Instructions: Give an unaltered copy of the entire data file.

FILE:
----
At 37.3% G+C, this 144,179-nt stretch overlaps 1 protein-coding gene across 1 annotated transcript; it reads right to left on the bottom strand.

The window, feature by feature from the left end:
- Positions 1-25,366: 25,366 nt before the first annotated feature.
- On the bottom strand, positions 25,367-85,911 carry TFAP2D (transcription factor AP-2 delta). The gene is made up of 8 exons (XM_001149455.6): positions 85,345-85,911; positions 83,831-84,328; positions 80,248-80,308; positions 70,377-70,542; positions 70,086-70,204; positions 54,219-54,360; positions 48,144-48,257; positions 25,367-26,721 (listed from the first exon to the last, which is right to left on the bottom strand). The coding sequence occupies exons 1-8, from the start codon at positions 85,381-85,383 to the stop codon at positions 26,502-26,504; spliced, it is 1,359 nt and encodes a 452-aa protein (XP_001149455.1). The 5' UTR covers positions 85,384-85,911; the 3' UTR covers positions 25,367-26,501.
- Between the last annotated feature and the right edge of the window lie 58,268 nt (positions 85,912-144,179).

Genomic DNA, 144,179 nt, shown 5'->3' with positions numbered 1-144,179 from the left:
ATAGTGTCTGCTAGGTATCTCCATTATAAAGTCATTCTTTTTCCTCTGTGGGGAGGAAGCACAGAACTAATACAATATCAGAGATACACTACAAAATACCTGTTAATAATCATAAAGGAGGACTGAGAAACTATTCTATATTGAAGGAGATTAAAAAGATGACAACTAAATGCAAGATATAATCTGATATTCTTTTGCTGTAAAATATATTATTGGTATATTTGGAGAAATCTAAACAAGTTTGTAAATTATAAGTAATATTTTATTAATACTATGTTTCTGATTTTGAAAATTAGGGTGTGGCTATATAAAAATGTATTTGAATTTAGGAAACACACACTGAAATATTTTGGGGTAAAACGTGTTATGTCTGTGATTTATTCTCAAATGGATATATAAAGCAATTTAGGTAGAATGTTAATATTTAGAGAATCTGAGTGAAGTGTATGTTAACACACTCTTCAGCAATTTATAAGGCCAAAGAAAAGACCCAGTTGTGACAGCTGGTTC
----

At 37.3% G+C, this 144,179-nt stretch overlaps 1 protein-coding gene across 1 annotated transcript; it reads right to left on the bottom strand.

The window, feature by feature from the left end:
- Positions 1-25,366: 25,366 nt before the first annotated feature.
- On the bottom strand, positions 25,367-85,911 carry TFAP2D (transcription factor AP-2 delta). The gene is made up of 8 exons (XM_001149455.6): positions 85,345-85,911; positions 83,831-84,328; positions 80,248-80,308; positions 70,377-70,542; positions 70,086-70,204; positions 54,219-54,360; positions 48,144-48,257; positions 25,367-26,721 (listed from the first exon to the last, which is right to left on the bottom strand). The coding sequence occupies exons 1-8, from the start codon at positions 85,381-85,383 to the stop codon at positions 26,502-26,504; spliced, it is 1,359 nt and encodes a 452-aa protein (XP_001149455.1). The 5' UTR covers positions 85,384-85,911; the 3' UTR covers positions 25,367-26,501.
- Between the last annotated feature and the right edge of the window lie 58,268 nt (positions 85,912-144,179).

Genomic DNA, 144,179 nt, shown 5'->3' with positions numbered 1-144,179 from the left:
ATAGTGTCTGCTAGGTATCTCCATTATAAAGTCATTCTTTTTCCTCTGTGGGGAGGAAGCACAGAACTAATACAATATCAGAGATACACTACAAAATACCTGTTAATAATCATAAAGGAGGACTGAGAAACTATTCTATATTGAAGGAGATTAAAAAGATGACAACTAAATGCAAGATATAATCTGATATTCTTTTGCTGTAAAATATATTATTGGTATATTTGGAGAAATCTAAACAAGTTTGTAAATTATAAGTAATATTTTATTAATACTATGTTTCTGATTTTGAAAATTAGGGTGTGGCTATATAAAAATGTATTTGAATTTAGGAAACACACACTGAAATATTTTGGGGTAAAACGTGTTATGTCTGTGATTTATTCTCAAATGGATATATAAAGCAATTTAGGTAGAATGTTAATATTTAGAGAATCTGAGTGAAGTGTATGTTAACACACTCTTCAGCAATTTATAAGGCCAAAGAAAAGACCCAGTTGTGACAGCTGGTTC